This post is part of a series I am writing on the entire Marvel Cinematic Universe from Iron Man to Spider-Man: Far From Home. There will be spoilers for the entire series of films.
I’m not saying anything new when I say that Captain America: The Winter Soldier is one of the best movies in the Marvel universe. Most fans of the films will say the same thing. Having heard it said for years since my last viewing of the film, I’d kind of internalised it as “oh yeah, that’s one of the good ones”. But I was honestly kind of surprised at just how much better it is than the films I’ve watched so far in this series.
Taking inspiration from 1970s political conspiracy thrillers, the writers – Christopher Markus & Stephen McFeely, who also wrote Captain America: The First Avenger and Thor: The Dark World – and directors Joe and Anthony Russo set out to explore what it’s like for the good soldier Steve Rogers, fresh from the black-and-white conflict of WWII Europe, to now have to deal with the murkier territory of modern politics. Now working as an asset for S.H.I.E.L.D., Cap is struggling with the idea that the people he works with may not tell him everything he needs to know, and he may not always know who he is fighting or why.
Add into that the revelation that S.H.I.E.L.D. is working on a program to police the world with giant helicarriers that can identify and eliminate targets anywhere on the planet, and then an attack on Nick Fury from whom he receives the message “S.H.I.E.L.D. compromised”, and Steve Rogers is left with no one to trust. Cue Captain America on the run, having to rely on Natasha’s espionage skills to figure out what’s really going on in S.H.I.E.L.D.
The Winter Soldier is not just the best Captain America film, it’s also the film that makes the best use of Scarlett Johansson’s Black Widow and Samuel L. Jackson’s Nick Fury. Natasha Romanov finally has a personality beyond “I need to make up for all the bad things I’ve done” – she’s funny, smart, and she deeply cares about the people she’s close to. For Fury’s part, after being the guy in the shadows who brings in heroes to deal with problems, he finally gets involved in the action as we see him endure a brutal attack and car chase leading to his apparent death.
Speaking of that car chase, the action in this movie is superb. Cap’s attack on the ship in the opening & his faceoff with Batroc, the attempt on Nick Fury’s life, the elevator fight, the highway fight with the Winter Soldier – if nothing else you can watch this for the fights and be satisfied. It’s ridiculous to call a film where a man called Falcon straps a pair of jet-powered wings to his back and flies around “realistic”, but there’s a level of groundedness to the hand-to-hand combat, an attempt to keep the feel of humans at the peak of their ability rather than unstoppable demigods.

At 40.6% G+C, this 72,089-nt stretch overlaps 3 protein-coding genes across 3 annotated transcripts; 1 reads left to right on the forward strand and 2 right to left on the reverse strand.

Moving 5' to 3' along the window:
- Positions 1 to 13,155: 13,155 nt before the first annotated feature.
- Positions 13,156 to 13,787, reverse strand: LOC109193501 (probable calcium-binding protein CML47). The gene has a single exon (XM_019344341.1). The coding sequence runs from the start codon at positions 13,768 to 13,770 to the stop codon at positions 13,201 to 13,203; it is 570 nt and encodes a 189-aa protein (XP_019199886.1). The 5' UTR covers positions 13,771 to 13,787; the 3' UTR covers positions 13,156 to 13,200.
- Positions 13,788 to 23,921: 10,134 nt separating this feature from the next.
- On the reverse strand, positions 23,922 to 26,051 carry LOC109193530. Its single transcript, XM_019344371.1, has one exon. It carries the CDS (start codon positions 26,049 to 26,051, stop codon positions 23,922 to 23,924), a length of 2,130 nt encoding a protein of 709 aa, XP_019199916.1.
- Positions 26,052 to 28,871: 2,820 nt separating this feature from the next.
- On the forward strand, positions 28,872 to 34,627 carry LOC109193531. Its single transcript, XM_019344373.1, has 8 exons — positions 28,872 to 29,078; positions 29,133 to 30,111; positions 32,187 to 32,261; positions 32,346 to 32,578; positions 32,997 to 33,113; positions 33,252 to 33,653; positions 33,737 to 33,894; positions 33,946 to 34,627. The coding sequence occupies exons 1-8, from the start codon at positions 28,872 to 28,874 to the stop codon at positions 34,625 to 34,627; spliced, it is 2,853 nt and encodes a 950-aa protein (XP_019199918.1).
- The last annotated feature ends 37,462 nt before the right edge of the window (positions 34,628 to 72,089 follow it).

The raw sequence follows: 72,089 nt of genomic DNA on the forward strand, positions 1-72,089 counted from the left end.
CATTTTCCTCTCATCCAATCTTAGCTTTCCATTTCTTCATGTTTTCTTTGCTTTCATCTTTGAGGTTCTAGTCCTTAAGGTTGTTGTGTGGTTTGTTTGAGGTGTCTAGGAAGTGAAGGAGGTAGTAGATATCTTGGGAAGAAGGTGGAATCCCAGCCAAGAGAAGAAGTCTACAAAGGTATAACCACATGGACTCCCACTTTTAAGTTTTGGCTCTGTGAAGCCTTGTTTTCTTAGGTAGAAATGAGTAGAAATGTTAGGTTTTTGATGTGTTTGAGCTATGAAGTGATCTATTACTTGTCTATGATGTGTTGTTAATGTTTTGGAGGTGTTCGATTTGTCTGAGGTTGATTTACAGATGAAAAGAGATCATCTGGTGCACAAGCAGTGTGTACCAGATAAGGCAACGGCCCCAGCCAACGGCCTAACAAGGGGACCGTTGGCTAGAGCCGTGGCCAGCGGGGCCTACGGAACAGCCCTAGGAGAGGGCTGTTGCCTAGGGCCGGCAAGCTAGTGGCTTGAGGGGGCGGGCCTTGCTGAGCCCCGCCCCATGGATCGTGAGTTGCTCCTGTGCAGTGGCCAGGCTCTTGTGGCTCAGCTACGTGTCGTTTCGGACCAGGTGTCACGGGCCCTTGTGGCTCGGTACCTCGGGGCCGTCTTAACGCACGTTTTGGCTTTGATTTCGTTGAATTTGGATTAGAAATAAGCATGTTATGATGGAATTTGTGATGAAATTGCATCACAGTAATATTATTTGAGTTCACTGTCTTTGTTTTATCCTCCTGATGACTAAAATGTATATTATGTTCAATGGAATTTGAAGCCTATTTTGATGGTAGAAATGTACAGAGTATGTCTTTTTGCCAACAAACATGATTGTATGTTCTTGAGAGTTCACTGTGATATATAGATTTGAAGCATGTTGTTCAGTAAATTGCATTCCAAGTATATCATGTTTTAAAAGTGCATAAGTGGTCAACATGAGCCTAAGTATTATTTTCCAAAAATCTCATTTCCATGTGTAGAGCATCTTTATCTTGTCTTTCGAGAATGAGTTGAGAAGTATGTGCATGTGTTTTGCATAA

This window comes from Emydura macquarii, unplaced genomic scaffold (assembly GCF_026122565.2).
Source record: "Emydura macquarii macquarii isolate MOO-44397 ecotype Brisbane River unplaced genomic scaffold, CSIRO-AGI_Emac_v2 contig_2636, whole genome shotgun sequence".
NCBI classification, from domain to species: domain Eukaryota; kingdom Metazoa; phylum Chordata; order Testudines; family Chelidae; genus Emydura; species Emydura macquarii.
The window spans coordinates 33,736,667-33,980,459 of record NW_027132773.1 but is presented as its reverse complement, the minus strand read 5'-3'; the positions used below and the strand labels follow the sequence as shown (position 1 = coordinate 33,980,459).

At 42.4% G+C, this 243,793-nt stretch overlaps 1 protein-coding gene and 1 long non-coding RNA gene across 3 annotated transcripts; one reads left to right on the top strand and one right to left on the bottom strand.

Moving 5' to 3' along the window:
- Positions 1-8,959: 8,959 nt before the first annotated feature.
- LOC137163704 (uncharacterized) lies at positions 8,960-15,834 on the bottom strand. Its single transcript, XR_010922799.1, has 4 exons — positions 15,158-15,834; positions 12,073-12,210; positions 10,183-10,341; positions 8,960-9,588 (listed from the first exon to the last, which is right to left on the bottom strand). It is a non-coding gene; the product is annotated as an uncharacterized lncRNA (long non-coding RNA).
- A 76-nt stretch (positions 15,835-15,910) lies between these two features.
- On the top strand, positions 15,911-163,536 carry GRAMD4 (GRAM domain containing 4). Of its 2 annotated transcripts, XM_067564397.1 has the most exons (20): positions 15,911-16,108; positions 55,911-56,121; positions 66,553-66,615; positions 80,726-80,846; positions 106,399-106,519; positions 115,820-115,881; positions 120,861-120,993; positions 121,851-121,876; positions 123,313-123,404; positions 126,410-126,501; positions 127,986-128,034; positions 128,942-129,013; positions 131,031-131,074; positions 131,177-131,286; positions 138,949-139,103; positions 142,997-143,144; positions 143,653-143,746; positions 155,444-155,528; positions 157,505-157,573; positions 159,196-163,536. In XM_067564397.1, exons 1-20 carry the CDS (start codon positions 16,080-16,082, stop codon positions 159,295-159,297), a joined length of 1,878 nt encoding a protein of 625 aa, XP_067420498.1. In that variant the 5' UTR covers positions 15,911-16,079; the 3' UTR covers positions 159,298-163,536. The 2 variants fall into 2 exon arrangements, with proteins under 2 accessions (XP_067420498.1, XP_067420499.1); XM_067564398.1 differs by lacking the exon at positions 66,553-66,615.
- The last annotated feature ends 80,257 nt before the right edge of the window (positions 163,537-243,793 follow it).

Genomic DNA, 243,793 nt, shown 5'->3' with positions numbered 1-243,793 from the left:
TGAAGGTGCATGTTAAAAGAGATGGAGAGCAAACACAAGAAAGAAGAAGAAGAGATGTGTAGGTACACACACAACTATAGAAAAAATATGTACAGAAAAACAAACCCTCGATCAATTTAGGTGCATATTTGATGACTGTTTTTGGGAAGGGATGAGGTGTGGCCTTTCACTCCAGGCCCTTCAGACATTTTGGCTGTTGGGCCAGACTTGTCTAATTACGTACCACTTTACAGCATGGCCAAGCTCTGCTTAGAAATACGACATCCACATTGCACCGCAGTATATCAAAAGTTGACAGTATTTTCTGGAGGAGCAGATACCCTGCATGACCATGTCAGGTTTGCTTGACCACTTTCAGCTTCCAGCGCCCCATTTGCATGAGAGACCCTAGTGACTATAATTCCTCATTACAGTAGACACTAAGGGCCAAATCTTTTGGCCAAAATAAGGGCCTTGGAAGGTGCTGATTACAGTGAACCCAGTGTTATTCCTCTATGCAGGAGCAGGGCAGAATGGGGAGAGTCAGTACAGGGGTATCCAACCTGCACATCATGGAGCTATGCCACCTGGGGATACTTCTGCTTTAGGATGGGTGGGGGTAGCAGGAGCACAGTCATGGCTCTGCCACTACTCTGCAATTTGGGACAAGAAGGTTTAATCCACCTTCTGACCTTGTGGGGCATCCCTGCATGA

The revelation in this film that S.H.I.E.L.D. has been infiltrated from its founding by Hydra agents is a big shakeup of the Marvel Universe, but one which only really played out in the often-ignored TV show Agents of S.H.I.E.L.D.. It led to the Avengers working as an independent organisation funded directly by Tony Stark, but that’s not something that’s ever explored in the movies. Hydra is apparently dealt with once and for all in the opening of Avengers: Age of Ultron, and we don’t really hear of them again. Agents of S.H.I.E.L.D. stopped crossing over with the movies a few seasons in, and by season 6 seems to be ignoring movie continuity entirely. It’s a shame, because a resurgent Hydra would have made an interesting ongoing enemy for the heroes. Maybe the new Falcon and the Winter Soldier TV show will give us some of that.
Obviously Marcus, McFeely, and the Russos went on to make bigger and bigger films in the Marvel Universe after the success of Captain America: The Winter Soldier, but they never quite hit the same highs they did here. I suspect it’s a problem of throwing such a large number of characters into the stories – this film was an ensemble, but it was nowhere near on the level of Civil War or the Avengers films, and it’s hard to deal with such a large cast of characters in a satisfying way. Avengers: Endgame is probably where they came closest, and that’s because it was a direct sequel, and one where the cast was cut down significantly for most of the film. These big crossover events are not the easiest thing to work with, and they honestly did an impressive job pulling everything together, but at this point I’m much more interested to see what these creators do outside of the MCU when they can maybe keep things a bit tighter.
I also hope the MCU can give us more films like The Winter Soldier in the future. They’ve made some good films since,and in particular the Spider-Man films have been reaching similar levels of quality, but I’d like a bit more of that action thriller stuff. Here’s hoping Black Widow delivers.